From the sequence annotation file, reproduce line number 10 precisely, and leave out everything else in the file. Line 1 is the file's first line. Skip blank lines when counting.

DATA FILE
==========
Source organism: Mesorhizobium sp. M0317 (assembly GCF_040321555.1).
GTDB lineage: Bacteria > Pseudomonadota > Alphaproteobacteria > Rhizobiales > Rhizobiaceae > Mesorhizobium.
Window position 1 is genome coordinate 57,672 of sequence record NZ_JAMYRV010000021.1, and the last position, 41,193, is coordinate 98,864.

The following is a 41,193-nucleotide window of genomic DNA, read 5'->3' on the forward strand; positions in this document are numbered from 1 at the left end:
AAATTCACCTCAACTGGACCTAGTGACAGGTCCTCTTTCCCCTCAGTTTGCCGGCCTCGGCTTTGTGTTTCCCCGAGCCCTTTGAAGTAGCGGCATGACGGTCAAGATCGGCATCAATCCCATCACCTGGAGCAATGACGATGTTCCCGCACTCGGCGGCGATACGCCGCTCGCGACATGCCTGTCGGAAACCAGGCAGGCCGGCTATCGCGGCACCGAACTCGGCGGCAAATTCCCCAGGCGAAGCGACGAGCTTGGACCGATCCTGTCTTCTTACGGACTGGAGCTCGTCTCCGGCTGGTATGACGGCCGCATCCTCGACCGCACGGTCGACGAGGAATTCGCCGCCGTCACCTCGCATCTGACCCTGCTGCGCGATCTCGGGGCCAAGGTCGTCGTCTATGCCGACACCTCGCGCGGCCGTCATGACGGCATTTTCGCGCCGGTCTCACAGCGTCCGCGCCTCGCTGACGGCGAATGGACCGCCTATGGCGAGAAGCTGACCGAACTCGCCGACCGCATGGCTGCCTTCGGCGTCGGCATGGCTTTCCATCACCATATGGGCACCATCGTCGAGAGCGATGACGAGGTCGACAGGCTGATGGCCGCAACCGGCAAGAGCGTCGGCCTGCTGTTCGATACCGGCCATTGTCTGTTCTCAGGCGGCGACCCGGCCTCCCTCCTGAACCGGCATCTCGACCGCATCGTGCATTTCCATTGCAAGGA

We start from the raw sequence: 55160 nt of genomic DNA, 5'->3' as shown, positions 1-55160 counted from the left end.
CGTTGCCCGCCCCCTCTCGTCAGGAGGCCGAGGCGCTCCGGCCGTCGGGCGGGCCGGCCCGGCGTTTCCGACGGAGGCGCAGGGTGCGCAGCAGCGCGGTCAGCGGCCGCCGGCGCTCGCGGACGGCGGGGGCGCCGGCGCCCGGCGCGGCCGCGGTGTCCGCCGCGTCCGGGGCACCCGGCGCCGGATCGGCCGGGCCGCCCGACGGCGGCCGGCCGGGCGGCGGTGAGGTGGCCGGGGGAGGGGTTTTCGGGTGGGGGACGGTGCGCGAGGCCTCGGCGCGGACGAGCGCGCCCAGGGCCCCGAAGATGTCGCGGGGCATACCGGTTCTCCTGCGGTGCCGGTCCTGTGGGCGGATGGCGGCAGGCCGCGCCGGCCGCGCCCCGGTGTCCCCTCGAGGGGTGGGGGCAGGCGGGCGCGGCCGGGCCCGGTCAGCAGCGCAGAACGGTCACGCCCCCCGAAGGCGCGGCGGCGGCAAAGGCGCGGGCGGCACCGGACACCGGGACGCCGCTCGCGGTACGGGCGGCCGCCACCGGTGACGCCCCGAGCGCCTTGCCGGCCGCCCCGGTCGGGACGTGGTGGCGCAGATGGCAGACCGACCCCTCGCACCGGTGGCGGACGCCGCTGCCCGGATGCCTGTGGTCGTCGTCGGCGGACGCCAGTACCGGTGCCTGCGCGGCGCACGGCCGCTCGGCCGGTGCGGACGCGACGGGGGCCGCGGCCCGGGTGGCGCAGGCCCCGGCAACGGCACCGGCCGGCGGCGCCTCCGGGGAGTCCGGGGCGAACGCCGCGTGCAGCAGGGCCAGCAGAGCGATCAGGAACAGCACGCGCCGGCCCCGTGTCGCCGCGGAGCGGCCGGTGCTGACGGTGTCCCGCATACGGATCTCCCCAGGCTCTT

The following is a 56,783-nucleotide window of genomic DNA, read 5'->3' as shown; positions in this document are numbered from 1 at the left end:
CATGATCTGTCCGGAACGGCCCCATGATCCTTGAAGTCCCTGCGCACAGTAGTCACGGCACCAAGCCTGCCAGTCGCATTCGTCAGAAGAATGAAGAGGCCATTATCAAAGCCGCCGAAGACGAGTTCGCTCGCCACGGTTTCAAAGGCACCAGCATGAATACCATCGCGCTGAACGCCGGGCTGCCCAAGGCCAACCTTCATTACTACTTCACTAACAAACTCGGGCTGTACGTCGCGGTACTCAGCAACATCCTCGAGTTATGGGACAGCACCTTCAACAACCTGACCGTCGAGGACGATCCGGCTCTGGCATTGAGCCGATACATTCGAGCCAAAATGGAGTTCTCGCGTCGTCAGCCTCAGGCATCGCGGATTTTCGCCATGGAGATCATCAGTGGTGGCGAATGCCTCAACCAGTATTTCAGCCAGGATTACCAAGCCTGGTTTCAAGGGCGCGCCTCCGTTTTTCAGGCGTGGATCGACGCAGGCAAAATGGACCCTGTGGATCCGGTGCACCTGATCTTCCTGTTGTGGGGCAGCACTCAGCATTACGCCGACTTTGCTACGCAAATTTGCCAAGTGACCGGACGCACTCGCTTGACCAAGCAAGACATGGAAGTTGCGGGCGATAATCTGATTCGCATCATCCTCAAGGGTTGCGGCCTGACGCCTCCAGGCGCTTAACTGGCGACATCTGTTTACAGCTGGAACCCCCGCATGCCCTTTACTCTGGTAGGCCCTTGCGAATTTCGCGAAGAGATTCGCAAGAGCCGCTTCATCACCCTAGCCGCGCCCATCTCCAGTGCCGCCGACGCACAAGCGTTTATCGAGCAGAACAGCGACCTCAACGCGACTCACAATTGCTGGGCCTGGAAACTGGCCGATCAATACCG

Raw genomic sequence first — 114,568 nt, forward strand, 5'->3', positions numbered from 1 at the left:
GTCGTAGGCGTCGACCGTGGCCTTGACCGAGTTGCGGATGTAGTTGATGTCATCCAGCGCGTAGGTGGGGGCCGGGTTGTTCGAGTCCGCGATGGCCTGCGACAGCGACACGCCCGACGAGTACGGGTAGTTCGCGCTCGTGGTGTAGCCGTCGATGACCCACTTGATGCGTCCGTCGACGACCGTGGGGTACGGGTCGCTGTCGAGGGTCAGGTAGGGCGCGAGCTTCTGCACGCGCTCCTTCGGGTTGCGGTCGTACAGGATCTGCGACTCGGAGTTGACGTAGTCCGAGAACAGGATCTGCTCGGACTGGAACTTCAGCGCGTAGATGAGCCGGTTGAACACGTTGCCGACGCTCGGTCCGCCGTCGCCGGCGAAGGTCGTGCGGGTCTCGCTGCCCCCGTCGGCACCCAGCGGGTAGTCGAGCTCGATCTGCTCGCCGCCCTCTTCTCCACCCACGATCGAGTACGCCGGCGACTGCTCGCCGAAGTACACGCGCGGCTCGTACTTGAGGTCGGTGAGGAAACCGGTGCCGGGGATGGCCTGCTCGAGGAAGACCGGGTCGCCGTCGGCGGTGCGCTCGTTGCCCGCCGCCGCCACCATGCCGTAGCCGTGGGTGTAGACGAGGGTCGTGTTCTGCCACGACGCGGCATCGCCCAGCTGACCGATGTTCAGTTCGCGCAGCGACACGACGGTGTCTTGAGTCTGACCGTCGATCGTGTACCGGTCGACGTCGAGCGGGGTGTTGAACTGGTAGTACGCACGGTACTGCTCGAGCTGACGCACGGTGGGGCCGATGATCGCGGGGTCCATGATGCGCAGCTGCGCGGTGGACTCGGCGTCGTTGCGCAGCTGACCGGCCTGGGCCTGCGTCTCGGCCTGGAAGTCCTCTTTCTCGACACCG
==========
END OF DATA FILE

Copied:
Raw genomic sequence first — 114,568 nt, forward strand, 5'->3', positions numbered from 1 at the left: